The Environment in Stanislaus County

The Environment in Stanislaus County

BUS 250

Corporate and Social Responsibility

The Environment in Stanislaus County

Air pollution, water pollution, and water shortage, only a few of the problems affecting the central valley and Stanislaus County in California. The central valley of California in particular has struggled with air pollution due to its large and growing population along with all of its agriculture. The water shortage that California has been dealing with is also a very serious concern both for agricultural reasons and for its inhabitants. Because of the water shortage water pollution is something that must be stopped to make sure the limited supply of water there is all usable.

“Surrounded on three sides by mountain ranges, the Central Valley acts as a pool for pollutants produced by the region’s roughly 3.5 million residents, its industry and its large agricultural community”. (Berg. CITE HERE) Because the natural landscape makes it harder for the central valley to control the air pollution some measures have been taken to help with the air quality. Putting restrictions on burn days for the agriculture industry in the state, making stricter vehicle emission laws and encouraging people to car pool are just a few examples of what is being done by the state and county to help with the air pollution. If air pollution was not mitigated at all there could be several health problems associated with it such as, cardiovascular and respiratory issues, loss of lung function, diseases such as asthma and possible cancer. These are just a few of the health issues that can be caused from air pollution that can affect whole communities.

Stanislaus County had a landfill that was opened in 1970 and operated until 1991 located next to the Tuolumne River. When the landfill was first opened there was no bottom liner to contain all the toxins from the rotting garbage. There was a concern that the nearby Tuolumne River or the water in the town of Hughson would be contaminated from all of these toxins. “Tests showed that a toxic plume – created by landfill wastes leaching into the groundwater- had spread underneath the Tuolumne River and could possibly move toward Hughson’s drinking water”. (Carlson, 2017 para. 7) The landfill which is jointly owned by the Stanislaus county and Modesto city are now responsible for the clean up and containment of the problem. “The County will pay a Southern California contractor $1.74 million to build the groundwater extraction and treatment equipment at the old landfill on the north side of the Tuolumne River, about a mile northeast of Hughson”. (Carlson, 2017, para. 2) In this situation it is good steps are being taken before there are any severe impacts on the local residents health.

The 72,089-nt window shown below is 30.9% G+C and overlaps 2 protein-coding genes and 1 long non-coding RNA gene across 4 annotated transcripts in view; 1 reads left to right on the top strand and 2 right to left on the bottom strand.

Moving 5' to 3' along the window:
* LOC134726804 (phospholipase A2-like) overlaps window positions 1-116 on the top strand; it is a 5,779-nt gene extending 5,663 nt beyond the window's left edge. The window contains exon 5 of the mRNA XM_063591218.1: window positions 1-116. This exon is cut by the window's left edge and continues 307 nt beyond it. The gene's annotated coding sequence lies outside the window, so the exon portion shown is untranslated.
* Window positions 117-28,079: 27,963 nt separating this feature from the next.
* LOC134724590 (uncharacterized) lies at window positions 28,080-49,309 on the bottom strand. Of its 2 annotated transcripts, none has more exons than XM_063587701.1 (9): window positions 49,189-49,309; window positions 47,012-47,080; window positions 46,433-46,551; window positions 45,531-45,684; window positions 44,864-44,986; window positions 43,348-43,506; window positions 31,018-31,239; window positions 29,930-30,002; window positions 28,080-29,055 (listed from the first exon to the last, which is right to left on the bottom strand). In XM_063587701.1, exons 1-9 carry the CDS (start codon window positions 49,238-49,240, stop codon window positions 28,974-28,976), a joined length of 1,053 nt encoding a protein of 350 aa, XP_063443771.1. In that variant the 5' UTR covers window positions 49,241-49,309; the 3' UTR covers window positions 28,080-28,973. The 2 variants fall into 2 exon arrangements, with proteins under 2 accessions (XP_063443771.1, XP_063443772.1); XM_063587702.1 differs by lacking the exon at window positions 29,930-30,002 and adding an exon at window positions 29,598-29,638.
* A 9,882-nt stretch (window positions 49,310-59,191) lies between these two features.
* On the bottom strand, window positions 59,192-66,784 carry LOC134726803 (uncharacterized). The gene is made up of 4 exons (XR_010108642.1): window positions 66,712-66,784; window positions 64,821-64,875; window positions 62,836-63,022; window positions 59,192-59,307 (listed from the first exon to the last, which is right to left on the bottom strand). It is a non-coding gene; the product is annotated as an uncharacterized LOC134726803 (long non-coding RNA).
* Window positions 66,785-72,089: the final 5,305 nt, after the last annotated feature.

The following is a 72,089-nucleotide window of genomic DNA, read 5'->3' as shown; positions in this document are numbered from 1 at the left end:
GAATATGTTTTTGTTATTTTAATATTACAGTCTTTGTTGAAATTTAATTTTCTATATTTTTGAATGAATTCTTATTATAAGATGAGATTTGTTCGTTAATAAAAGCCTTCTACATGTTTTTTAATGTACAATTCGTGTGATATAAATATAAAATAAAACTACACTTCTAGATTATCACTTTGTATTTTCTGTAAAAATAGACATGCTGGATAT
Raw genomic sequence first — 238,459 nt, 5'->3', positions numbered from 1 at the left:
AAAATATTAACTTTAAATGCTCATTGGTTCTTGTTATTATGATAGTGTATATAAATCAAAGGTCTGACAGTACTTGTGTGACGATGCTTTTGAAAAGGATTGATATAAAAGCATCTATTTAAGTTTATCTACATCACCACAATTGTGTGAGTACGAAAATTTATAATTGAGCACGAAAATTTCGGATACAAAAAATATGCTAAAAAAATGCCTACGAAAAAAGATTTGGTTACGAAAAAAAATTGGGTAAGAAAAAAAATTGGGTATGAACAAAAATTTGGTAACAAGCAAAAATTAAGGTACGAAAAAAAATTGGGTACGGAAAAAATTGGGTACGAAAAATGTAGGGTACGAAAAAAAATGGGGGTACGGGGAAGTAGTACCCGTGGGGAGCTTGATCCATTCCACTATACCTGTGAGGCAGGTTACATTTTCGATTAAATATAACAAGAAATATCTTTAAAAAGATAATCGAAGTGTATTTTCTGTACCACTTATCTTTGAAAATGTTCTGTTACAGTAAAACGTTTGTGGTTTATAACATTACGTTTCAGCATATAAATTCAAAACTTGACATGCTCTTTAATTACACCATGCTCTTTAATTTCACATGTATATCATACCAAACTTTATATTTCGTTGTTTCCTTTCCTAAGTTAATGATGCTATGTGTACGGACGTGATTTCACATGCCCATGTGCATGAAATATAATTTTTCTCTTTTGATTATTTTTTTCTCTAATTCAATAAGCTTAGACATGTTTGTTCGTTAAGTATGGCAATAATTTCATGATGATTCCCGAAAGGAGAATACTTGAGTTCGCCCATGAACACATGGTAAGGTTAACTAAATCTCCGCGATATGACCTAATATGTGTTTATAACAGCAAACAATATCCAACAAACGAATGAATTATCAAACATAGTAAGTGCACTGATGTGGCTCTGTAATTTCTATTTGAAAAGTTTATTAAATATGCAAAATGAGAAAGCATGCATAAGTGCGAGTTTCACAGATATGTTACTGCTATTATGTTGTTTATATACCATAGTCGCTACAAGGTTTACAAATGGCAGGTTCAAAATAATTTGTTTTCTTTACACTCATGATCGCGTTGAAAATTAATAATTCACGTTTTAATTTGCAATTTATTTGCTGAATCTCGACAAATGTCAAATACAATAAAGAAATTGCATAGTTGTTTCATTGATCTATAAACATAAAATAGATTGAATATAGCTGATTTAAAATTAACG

The drought in California is a very real concern for because people need water to live; agriculture needs water to continue to grow food. Having a consistent water supply has and will always been a concern for people living in Stanislaus county and the rest of California. When there is not enough rainfall or snow pack the surface water is quickly depleted and water supplies beneath the surface are drilled to help with the shortage. The only problem with drilling water from below the surface is if you are in a drought and the surface water never meets the demand you are going to deplete the underground water aquifers as well with no way to replenish them. In 2015 California Governor Jerry Brown announced new rules for mandatory water restrictions to help cope with the worst drought in California’s history. (Dimick. D 2015) Some other things that are being done to help combat the increasing water shortage by local irrigation districts are putting rules into effect on days that residents can water their lawns, and educate people on ways to conserve water around their residence. There are numerous ways that a lack of water can have an impact on your health. Not being able to clean things you use on a daily basis like dishes, keeping good personal hygiene, and being able to stay properly hydrated. It is good to see that local businesses are taking steps to help manage water and find new was to limit the amount of water they use.


Berg, N. (2011, September, 28) Why Does California’s Central Valley Have Such Bad Air Pollution? Retrieved from

Carlson, K. (2017, July, 24) Pollution from Geer Road dump threatens drinking water. County will try a pricey fix. Retrieved from

Dimick, D. (2015, April, 6) 5 Things You Should Know About Caliifornia’s Water Crisis. Retrieved from